Clooney Church will remain closed until restrictions are lifted.
On the Clooney side of the parish, an eighteenth century mass house was replaced in 1801 by the parish priest, Fr. McMahon (later to be bishop of Killaloe), who built a small chapel, into which was inserted a stone with the inscription, ‘The Fear of the Lord is the Beginning of Wisdom’. Plans to replace this small structure by something more imposing in 1820 fell foul of the wishes of local landlord, Burton Bindon, who insisted that the new chapel be built on land owned by him, in order it was said, to fulfil an ambition of having ‘a church and chapel and a lake and a castle on his property.’ The 1820 building was enlarged in 1839, and was in use until 1975 when it was demolished to make way for the modern church now on the site. The building of this church was organised by Fr. Eamonn Gaynor, C.C., who retained Sean and Dermot Merry of Ennis as architects. As much of the furnishing of the old church as possible was transferred to the new, including the old tabernacle, some stained glass windows, and even an old spiral staircase linking sacristy with storeroom. The foundation stone was laid by Bishop Michael Harty on 28 October 1975 the anniversary of the naming of Pope John XXIII to whose memory the church was dedicated on completion.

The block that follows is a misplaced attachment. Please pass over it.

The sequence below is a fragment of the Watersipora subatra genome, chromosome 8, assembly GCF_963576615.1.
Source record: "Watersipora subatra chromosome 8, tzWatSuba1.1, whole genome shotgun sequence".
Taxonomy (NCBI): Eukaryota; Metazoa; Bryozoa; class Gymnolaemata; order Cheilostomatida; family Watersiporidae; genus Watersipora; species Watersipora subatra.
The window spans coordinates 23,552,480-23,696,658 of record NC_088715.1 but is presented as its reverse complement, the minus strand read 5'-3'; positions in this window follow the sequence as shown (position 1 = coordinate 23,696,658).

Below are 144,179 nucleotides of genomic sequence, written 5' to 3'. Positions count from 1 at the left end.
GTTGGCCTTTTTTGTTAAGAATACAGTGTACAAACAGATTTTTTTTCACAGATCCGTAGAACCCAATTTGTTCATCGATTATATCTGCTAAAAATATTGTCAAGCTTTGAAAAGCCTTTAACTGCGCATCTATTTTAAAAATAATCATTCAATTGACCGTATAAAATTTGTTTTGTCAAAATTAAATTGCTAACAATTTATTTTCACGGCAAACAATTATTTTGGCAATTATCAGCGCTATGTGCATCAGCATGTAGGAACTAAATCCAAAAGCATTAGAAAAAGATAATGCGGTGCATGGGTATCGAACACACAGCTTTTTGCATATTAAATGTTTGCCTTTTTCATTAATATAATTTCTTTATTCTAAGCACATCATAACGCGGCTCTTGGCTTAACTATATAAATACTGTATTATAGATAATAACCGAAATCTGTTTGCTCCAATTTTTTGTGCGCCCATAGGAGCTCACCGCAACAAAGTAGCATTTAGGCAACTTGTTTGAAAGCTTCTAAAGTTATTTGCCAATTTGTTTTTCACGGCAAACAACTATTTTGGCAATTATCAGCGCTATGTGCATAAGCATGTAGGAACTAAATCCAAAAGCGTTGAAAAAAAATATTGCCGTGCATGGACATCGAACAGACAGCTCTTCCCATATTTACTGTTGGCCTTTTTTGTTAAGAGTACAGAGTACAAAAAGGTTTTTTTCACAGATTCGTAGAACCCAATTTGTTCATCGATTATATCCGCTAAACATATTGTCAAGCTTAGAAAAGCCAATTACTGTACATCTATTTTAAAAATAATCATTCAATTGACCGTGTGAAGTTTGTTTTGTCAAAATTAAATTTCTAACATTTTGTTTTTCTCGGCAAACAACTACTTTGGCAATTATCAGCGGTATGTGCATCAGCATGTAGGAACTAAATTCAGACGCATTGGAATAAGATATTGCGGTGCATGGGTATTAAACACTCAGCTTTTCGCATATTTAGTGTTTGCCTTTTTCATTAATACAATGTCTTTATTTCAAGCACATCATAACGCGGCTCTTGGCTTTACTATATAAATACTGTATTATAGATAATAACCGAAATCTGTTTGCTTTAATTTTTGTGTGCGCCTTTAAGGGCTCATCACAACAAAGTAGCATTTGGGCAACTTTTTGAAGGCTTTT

A medieval baptismal font now is the modern church, which has been transferred from earlier buildings, and probably from the medieval church in the first instance, testifies to a centuries-long history of worship at Clooney. The font is particularly interesting in that it still has its original lid. In the Clooney section of the parish there are holy wells to Tober-cill, near Killoghan Church, Tober-buran and St Patrick’s Well.